The split-coil pickup feature was laughable. I found no useable tones from the function, and to this day wonder if that "feature" is something I paid for. // 8

Action, Fit & Finish: The action's pretty good, though some would argue a little bit high. No complaints here. I bought it when Welch Music had a guitar tech on staff (you kicked a-s, Sal), and he set it up really well. I'm not a fast player, really, so the speed of the neck isn't something I can comment on with any authority. But transitions are smooth as silk, and there is very little effort in fretwork on this guitar.

The pickup selector was a little twitchy from day 1. Not a big deal, because I usually played on the bridge pickup anyway. As time went on, it got twitchier. At first I'd get a little crackle when you moved the selector. Then it got a li'l Rice Krispies on me (snap-crackle-pop), and finally, a couple years ago it started cutting out when I moved it. Got bad enough the switch couldn't be touched.

I took her downtown to the "real" music store (I generally refer to Guitar Center as the AutoZone of music stores, and the place where I'd bought the guitar had long since downsized their guitar showroom to make more space for pianos on which little old ladies could practice "Hold Your Head Up High" and "Canon in D Minor" for church) where I had a new 3-position pickup selector wired in, eliminating the split-coil "feature." It is not missed. The thing was a work of art when I bought it home, not a single flaw in the finish for fitment of any of the hardware. // 7

Reliability & Durability: Okay... 12 years. 12 years I've owned this guitar, and much of that time it's been my only electric. How's it held up? The finish has held up okay. I have had the guitar a long time, and she's taken some bumps and bruises. Nothing major, thankfully. The finish is hard enough to resist scratching from picks (a plus on a guitar with a pickguard), and is a touch brittle as evinced in the chips on some of the corners. The original strap buttons were losers for sure... This guitar hit the floor once, and I thought, "fluke." Hit the floor twice, and I went and bought Dunlop StrapLoks for it. Enough of that.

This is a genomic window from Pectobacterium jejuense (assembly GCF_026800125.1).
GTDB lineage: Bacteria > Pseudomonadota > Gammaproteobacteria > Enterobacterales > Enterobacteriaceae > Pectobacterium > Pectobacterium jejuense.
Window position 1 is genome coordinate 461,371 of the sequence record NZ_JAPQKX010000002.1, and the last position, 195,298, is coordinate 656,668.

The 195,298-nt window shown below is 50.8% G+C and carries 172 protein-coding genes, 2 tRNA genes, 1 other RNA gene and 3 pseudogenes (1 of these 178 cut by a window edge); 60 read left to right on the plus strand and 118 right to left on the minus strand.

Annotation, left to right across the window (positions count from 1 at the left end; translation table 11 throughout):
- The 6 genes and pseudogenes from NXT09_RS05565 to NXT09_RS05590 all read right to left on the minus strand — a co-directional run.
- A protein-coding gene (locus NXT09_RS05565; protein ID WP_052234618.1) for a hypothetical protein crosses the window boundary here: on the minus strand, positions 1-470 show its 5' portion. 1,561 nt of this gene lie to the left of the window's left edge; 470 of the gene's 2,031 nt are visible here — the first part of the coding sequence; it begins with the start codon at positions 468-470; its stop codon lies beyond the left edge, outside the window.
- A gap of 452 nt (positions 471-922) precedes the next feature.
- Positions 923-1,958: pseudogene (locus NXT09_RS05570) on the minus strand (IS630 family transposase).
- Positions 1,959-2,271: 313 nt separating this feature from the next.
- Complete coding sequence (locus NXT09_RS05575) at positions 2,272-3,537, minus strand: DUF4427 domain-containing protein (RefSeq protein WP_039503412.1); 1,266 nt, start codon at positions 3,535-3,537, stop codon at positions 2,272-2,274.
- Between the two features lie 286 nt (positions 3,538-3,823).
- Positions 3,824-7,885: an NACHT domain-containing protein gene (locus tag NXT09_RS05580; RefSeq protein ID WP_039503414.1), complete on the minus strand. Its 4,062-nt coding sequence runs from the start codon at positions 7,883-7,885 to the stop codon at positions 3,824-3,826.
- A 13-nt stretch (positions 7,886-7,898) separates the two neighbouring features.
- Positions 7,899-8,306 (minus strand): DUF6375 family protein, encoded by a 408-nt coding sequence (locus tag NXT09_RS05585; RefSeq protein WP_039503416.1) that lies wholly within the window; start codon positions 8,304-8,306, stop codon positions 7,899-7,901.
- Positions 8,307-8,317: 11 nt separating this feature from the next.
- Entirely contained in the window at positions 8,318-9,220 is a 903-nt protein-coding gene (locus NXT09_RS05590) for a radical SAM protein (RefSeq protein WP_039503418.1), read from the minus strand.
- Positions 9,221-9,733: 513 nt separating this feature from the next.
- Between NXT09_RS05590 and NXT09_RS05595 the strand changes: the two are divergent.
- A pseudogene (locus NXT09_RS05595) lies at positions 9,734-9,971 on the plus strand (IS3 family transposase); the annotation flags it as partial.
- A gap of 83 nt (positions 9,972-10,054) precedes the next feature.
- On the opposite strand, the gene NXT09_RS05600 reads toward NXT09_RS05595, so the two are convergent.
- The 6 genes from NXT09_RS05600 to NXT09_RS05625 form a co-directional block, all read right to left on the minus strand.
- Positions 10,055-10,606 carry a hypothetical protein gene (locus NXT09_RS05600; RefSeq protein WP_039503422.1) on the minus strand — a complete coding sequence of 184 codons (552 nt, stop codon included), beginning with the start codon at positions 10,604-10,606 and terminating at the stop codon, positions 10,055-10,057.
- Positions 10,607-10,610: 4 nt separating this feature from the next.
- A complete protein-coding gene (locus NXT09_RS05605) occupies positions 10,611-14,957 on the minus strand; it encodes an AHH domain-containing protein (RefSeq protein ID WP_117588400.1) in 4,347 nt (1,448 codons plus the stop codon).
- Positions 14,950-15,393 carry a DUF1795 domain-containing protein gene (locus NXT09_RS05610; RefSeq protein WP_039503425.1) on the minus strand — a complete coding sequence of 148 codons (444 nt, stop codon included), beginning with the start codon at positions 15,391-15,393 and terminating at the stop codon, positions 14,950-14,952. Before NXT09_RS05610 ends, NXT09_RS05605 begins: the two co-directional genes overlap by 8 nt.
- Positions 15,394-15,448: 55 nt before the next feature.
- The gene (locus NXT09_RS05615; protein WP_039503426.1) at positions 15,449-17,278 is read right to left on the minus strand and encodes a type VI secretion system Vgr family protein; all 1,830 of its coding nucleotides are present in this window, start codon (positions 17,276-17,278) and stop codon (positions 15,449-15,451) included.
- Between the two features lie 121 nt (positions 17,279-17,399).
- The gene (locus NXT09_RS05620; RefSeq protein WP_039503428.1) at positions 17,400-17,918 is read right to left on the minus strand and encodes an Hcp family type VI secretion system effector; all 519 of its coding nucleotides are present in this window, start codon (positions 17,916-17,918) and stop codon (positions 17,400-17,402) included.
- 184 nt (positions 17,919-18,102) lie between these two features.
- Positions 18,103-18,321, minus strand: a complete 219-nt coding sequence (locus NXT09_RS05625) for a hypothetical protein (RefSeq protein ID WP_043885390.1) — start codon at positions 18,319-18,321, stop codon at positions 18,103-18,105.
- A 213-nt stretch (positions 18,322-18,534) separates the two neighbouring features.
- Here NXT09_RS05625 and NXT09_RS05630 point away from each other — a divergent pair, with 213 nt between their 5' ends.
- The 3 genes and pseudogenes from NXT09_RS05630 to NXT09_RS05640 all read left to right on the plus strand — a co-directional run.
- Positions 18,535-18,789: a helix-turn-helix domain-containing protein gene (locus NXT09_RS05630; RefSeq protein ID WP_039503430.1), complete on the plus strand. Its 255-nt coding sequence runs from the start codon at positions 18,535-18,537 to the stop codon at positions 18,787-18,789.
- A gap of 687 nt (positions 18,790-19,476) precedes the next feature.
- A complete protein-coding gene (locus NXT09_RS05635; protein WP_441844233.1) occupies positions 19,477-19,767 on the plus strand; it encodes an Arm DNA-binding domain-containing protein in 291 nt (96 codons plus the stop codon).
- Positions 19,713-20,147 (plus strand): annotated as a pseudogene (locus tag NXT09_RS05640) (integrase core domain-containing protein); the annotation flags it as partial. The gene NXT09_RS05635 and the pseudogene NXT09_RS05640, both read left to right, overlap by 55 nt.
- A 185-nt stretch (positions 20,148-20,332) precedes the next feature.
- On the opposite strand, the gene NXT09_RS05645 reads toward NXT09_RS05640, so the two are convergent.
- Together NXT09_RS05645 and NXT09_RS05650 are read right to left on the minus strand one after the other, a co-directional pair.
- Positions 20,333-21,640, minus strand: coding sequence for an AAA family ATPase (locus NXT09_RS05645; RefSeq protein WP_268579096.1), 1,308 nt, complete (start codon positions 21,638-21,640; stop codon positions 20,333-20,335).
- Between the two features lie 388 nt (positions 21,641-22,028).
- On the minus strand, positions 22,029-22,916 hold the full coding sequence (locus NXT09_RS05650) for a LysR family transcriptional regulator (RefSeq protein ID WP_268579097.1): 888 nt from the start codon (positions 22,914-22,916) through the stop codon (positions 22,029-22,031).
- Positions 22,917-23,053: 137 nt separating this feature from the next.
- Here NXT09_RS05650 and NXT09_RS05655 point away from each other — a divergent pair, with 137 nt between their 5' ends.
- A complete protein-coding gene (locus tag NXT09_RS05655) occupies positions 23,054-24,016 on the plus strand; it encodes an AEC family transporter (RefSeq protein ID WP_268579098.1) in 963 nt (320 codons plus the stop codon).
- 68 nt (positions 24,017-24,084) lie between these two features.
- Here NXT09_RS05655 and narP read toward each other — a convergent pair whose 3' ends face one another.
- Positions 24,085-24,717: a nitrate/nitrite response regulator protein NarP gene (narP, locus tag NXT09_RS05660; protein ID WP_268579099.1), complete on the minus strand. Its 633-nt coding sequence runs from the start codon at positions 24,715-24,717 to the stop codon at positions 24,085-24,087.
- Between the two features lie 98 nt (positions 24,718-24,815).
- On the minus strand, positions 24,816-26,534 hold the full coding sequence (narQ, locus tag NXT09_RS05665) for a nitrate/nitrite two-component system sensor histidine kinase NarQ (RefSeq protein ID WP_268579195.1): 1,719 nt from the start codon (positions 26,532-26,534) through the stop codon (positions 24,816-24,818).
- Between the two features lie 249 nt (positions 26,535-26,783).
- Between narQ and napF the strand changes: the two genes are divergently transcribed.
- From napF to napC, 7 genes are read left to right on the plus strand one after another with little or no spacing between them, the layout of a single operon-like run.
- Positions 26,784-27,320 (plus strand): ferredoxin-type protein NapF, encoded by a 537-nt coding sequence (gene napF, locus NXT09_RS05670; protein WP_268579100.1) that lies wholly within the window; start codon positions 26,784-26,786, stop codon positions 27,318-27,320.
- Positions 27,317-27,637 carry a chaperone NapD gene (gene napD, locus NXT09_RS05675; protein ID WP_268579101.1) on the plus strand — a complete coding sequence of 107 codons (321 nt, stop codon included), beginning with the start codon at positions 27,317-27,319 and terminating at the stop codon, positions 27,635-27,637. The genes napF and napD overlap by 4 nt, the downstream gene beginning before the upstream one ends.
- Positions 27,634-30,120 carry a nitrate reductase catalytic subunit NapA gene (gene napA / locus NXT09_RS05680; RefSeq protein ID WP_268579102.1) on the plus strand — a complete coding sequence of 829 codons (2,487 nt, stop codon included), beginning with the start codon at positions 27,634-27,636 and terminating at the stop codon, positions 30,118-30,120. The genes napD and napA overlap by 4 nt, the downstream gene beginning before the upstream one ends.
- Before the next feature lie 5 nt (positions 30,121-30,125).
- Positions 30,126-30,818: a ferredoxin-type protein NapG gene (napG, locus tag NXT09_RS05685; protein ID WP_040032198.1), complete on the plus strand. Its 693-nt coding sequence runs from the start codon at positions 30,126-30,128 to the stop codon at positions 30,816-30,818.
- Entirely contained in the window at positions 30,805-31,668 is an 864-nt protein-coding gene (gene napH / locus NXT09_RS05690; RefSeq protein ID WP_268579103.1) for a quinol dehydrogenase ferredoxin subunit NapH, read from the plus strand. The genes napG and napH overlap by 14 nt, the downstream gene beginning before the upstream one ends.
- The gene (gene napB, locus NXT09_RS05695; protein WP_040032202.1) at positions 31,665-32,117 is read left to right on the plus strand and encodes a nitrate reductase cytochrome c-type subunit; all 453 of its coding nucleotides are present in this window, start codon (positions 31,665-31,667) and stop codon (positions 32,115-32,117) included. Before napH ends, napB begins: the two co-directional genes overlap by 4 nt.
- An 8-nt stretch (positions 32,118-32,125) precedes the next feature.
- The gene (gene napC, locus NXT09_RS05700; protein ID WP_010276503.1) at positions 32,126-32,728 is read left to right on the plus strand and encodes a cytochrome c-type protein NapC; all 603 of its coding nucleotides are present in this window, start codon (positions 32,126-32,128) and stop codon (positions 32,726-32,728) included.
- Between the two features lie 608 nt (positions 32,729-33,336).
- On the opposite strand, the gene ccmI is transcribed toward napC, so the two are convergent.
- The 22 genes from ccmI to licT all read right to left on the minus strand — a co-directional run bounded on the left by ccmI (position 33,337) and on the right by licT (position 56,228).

Other than the pickup selector, which was wonky when it came from Korea, nothing else has ever needed repair or replacement. I pick up, I play it a bit, it sounds good, I'm happy. I've never gigged as a guitarist. I've filled the role during practice a time or two, but playing bass is what gets me paid. However, I would trust this guitar on stage all night. It's not prone to string-breaking, and it's simple hardware leaves few opportunities for failures. // 10

Overall Impression: This guitar was an emotional purchase if there ever were one. I thought it was red and pretty and it played real nice and I was 21 with some money in my pocket. I had to have it. I do not regret the decision at all, obviously, seeing I still own it. This is a pretty versatile guitar, and I can't really think of any features that would improve it significantly, outside of some higher-end pickups. Everything about is just solid, and she's served me well for many years. Hell, I wish they still made them, because I would certainly buy another if this one was lost. It's like an old friend. // 9